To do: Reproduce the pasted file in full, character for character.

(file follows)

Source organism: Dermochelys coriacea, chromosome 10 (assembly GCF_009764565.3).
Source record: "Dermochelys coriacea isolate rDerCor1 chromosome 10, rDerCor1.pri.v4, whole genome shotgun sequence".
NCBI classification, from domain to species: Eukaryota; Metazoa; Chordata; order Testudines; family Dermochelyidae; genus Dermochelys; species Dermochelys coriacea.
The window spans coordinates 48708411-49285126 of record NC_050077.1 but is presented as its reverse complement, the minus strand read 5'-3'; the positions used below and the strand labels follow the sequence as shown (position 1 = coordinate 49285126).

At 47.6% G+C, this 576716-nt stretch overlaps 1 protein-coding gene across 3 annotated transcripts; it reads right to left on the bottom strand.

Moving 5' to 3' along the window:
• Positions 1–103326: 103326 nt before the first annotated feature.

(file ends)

Source organism: Dermochelys coriacea, chromosome 10 (assembly GCF_009764565.3).
Source record: "Dermochelys coriacea isolate rDerCor1 chromosome 10, rDerCor1.pri.v4, whole genome shotgun sequence".
NCBI classification, from domain to species: Eukaryota; Metazoa; Chordata; order Testudines; family Dermochelyidae; genus Dermochelys; species Dermochelys coriacea.
The window spans coordinates 48708411-49285126 of record NC_050077.1 but is presented as its reverse complement, the minus strand read 5'-3'; the positions used below and the strand labels follow the sequence as shown (position 1 = coordinate 49285126).

At 47.6% G+C, this 576716-nt stretch overlaps 1 protein-coding gene across 3 annotated transcripts; it reads right to left on the bottom strand.

Moving 5' to 3' along the window:
• Positions 1–103326: 103326 nt before the first annotated feature.